The ultimate guide to what’s in and what’s out for workers in 2024

 In 2023, the labor market ended relatively quiet with a slight decrease in open jobs and workers quitting. Throughout the past few years, significant shifts have impacted the labor force, such as the transition to remote work in 2020, the Great Resignation in 2021, and the return to the office in 2022. 2023 seems to have been characterized by a struggle between employers and workers, with CEOs pushing for more in-office work while employees advocated for better pay and working conditions.

Looking ahead to 2024, experts anticipate several trends. The gig economy is predicted to expand, leading to an increase in freelance, contract, and consulting work. The demand for services like Uber, Lyft, and Taskrabbit remains high, and traditional industries are also turning to contractors to reduce labor costs. Additionally, inflation is prompting more workers to take on side gigs. Despite the challenges, new legislation at the state and city levels aims to establish better protections and benefits for non-full-time workers.

On the contrary, constant headcount growth is on the decline, with expectations of more layoff announcements in 2024, following a significant increase in 2023. It's suggested that companies may be hiring and firing more rapidly to appease both employees and investors. As a result, companies are expected to become more cautious in their hiring practices.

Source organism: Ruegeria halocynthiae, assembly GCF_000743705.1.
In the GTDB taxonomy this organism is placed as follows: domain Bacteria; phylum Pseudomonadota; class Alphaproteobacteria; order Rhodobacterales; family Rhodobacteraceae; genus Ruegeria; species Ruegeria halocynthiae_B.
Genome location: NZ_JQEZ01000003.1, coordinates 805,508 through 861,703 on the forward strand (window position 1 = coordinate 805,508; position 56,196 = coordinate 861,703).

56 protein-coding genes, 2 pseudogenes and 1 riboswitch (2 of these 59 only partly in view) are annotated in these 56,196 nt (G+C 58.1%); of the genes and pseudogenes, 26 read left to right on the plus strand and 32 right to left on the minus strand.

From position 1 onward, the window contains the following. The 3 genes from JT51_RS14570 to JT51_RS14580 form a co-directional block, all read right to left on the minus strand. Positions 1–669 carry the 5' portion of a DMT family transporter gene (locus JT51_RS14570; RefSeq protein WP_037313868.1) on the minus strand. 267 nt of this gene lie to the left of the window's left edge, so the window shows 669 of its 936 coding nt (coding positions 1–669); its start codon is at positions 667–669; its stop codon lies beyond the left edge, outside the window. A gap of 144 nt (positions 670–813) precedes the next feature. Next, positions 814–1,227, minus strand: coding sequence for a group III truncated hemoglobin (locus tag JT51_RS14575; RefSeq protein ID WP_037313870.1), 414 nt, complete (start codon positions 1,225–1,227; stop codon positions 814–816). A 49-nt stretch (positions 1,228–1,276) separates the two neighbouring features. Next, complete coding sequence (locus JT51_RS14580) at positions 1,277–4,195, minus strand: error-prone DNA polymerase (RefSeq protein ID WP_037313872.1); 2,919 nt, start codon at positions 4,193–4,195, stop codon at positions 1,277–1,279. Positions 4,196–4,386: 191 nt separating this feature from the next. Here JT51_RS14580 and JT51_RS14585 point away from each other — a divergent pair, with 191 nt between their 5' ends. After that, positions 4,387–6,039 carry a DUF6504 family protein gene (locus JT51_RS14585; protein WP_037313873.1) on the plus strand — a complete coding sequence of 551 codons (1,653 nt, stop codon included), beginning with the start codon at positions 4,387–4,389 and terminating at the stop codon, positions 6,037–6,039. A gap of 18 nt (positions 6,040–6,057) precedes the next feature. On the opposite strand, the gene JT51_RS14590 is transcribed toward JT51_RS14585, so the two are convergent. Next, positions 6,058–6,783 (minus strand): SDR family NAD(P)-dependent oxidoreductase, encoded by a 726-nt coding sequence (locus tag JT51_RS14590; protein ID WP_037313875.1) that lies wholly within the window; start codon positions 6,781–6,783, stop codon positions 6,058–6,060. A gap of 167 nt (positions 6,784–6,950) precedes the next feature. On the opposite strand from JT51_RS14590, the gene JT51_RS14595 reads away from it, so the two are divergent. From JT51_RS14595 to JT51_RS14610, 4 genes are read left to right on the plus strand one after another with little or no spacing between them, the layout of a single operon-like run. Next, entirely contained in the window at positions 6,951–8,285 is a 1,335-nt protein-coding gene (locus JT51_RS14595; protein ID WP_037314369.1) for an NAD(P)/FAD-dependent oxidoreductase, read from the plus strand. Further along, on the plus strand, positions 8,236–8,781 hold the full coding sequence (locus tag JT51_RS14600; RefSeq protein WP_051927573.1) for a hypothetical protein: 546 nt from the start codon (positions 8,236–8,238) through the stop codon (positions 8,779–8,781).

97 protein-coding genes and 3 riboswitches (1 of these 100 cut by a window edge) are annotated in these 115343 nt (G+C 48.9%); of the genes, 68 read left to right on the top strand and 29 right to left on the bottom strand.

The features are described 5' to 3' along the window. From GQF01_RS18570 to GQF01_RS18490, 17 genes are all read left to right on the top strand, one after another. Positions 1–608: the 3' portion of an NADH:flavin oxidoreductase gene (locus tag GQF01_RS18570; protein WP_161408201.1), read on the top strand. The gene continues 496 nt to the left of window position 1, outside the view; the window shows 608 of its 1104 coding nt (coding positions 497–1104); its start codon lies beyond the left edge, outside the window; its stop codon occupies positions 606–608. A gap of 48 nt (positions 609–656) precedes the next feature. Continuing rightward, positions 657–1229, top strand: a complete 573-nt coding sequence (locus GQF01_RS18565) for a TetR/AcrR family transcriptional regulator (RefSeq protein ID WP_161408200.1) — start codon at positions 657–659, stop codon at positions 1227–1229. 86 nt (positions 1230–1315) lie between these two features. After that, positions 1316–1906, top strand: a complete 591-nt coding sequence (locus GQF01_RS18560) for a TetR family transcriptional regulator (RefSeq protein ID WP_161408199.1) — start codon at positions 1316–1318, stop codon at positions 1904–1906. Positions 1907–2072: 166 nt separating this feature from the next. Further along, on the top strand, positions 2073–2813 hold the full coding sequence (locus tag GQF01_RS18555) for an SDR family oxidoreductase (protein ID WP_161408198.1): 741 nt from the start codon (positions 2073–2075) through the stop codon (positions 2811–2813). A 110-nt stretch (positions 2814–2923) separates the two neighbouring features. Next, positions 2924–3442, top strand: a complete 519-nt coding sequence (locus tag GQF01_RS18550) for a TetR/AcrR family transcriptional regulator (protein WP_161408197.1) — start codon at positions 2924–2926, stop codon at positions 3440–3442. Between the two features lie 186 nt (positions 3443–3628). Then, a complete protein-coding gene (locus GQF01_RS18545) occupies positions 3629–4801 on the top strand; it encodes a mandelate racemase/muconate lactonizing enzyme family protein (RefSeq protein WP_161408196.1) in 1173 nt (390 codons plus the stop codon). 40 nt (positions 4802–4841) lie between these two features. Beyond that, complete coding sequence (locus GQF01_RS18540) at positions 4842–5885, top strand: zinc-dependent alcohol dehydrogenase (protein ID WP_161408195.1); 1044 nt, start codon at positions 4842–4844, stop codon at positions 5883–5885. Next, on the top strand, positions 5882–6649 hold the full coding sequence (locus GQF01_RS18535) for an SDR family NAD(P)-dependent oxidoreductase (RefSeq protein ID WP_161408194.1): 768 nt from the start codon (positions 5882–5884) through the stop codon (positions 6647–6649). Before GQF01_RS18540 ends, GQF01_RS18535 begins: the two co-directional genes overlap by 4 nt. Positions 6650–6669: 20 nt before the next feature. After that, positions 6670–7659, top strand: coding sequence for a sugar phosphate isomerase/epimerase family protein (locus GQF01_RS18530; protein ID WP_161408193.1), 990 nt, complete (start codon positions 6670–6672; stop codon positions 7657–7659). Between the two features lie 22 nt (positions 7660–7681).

In terms of hiring, AI is set to play a more significant role, with both applicants and employers utilizing AI tools in the recruitment process. While proponents believe AI can enhance the hiring process and address workforce aging, there are concerns about potential chaos and inaccuracies in the labor market caused by AI.

Another significant change anticipated for 2024 is the decrease in noncompete agreements. Historically, these agreements have limited workers' job opportunities, but recent legislative efforts may lead to their prohibition or significant restriction.

These trends for 2024 are subject to the decisions of leaders, collective actions by workers, and the effectiveness of recent legislation. As it stands, the labor market is expected to see growth in the gig economy, periodic layoffs, increased AI involvement in hiring, and the discontinuation of non-compete agreements.  

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